Type Sarcomastigophora. Movement. Reproduction. Phylum Sarcomastigophora

These protozoa possess flagella or pseudopodia as locomotor or feeding organelles and a single type of nucleus. The 18,000 described species constitute the largest phylum of protozoa, which is composed of two principal groups subphyla), the flagellates and the sarcodines.


The flagellates, or mastigophorans, include those protozoa that possess flagella as adult organelles. They can be conveniently divided into phytoflagellates and zooflagellates. The phytoflagellates usually bear one or two flagella and typically possess chloroplasts. These organism s are thus plantlike, and phycologists treat most species in this division as algae. The phytoflagellate division contains most of the free-living members of the class and includes such common forms as Euglena, Chlamydomonas, Volvox, and Peranema. The zooflagellates possess one to many flagella, lack chloroplasts, and are either holozoic or saprozoic. Some are free living, but the majority are commensal, symbiotic, or parasitic in other animals, particularly arthropods and vertebrates. Many groups have become highly specialized. It is generally agreed that this division does not represent a closely related phylogenetic unit.


The presence of flagella is the distinguishing feature of flagellates. The phytoflagellates usually have one or two flagella, the zooflagellates one to many. When two or many flagella occur, they may be of equal or unequal length, and one may be leading and one trailing, as in Peranem and the dinoflagellates.

The ultrastructures of flagella and cilia are fundamentally similar in all eukaryote organisms. A single flagellum (or cilium) is constructed very much like a cable. Two central microtubules form a core that is in turn encircled by nine double outer microtubules. One microtubule of each doublet bears two rows of projections (arms) directed toward the adjacent doublet. The entire bundle is enclosed within a sheath that is continuous with the cell membrane. The flagellum always arises from a basal body, sometimes called a blepharoplast in flagellates, that lies just beneath the surface. Like a centriole, the basal body has an ultrastructure somew hat like a flagellum, except that the central fibrils are absent and the nine fibrils in the outer circle are in triplets, two of the three being continuous with the doublets of the flagellum. Arms are absent and the inner microtubule of each triplet is connected by a radial strand to a central ring for part of its length.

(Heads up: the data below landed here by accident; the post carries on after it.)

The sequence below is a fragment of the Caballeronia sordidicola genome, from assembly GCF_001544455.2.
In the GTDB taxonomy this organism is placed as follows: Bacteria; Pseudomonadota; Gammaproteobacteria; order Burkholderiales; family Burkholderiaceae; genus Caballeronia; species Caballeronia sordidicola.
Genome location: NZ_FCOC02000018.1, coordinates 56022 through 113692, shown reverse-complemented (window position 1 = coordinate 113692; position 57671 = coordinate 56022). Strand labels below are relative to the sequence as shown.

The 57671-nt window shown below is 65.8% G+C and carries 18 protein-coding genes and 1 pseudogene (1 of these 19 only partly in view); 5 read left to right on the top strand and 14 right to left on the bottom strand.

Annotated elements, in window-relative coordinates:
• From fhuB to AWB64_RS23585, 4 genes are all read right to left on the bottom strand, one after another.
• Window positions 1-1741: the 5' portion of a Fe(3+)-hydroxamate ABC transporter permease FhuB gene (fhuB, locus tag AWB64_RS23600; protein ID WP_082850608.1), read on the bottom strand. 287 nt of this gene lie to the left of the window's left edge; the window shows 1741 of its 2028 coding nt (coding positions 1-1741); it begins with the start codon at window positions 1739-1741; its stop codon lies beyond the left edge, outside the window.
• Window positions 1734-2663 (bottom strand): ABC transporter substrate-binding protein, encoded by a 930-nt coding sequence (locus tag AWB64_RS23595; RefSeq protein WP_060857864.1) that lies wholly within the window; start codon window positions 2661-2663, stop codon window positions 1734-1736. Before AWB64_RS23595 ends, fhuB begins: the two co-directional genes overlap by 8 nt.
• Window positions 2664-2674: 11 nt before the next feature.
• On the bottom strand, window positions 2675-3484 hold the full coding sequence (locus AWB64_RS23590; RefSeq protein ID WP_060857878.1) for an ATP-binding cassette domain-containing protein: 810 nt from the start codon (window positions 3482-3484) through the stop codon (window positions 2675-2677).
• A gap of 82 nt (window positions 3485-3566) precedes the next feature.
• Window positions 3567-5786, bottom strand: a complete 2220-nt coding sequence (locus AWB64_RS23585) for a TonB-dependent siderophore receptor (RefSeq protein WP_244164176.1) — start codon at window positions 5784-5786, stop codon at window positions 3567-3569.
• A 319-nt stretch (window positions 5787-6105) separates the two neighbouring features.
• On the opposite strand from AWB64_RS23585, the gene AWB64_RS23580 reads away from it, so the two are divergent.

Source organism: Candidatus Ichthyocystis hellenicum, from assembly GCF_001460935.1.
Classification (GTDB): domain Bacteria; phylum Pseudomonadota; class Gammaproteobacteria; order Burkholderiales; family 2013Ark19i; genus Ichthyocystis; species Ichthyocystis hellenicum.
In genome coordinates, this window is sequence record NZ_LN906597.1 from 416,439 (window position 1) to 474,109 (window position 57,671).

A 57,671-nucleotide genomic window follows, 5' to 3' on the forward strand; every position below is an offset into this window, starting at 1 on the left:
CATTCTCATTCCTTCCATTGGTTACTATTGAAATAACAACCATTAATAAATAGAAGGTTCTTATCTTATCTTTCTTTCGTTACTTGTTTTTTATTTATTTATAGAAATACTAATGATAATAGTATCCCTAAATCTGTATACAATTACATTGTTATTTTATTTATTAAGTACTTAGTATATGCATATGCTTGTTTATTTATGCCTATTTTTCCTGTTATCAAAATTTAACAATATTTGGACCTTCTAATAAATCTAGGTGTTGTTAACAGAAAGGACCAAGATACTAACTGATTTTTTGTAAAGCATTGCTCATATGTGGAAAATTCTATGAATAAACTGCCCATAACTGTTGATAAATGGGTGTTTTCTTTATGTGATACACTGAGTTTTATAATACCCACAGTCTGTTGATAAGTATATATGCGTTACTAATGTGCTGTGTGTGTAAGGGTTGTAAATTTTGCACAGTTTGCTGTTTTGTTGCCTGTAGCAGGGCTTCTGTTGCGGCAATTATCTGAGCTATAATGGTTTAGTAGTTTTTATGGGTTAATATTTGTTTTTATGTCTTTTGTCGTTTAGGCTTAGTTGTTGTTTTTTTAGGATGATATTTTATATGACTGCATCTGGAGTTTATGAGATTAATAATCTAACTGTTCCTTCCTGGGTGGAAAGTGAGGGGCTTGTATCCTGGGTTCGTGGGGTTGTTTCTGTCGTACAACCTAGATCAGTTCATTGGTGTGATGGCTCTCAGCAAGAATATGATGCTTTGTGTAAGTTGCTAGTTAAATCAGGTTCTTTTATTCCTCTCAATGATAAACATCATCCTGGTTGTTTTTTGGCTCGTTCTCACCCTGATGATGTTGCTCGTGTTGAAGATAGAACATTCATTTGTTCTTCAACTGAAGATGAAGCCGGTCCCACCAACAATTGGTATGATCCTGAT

A fibrillar root system connecting the basal body with various organelles, especially the nucleus, characterizes m any flagellates. In some species the basal body functions as a centriole in mitosis.

Flagellar propulsion in most astigophorans essentially follow s the same principle as that of a propeller, the flagellum undergoing undulations in one or two planes that either push or pull. The undulatory waves pass from base to tip and drive the organism in the opposite direction, or the undulations pass from tip to base and pull the organism. In many species with two flagella, the actual path of movement is determined by the flagellar orientation. Other types of beat have been described for flagella besides undulatory.

The relationship of flagellar (or ciliary) ultrastructure to movement has received much attention, and the sliding tubule model is now widely accepted. According to this theory, the microtubules do not change length but adjacent doublets slide past each other, causing the entire organelle to bend. Sliding involves the establishment of cross bridges and utilization of adenosine triphosphate (ATP), as in muscle contraction.

Mastigophorans that have thin, flexible pellicles are often capable of am eboid m ovem ent; some forms, such as chrysomonads, may cast off their flagella and assume an ameboid type of locomotion entirely.


Phytoflagellates are primarily autotrophic and contain chlorophyll. When the chlorophyll is not masked by other pigments, a flagellate appears green in color, like the phytom onads and euglenids. If the xanthophylls dominate, the color is red, orange, yellow, or brown.

Strict heterotrophic nutrition occurs in zooflagellates as well as some other groups, and there are many parasitic species. The mechanism s of food capture and ingestion vary greatly, and the methods employed by some of the better known groups will be described in the following sections Phytoflagellates store reserve foods, such as oils or fats, or they may store carbohydrates as typical plant starch or in other forms. In zooflagellates, glycogen is the usual reserve food product.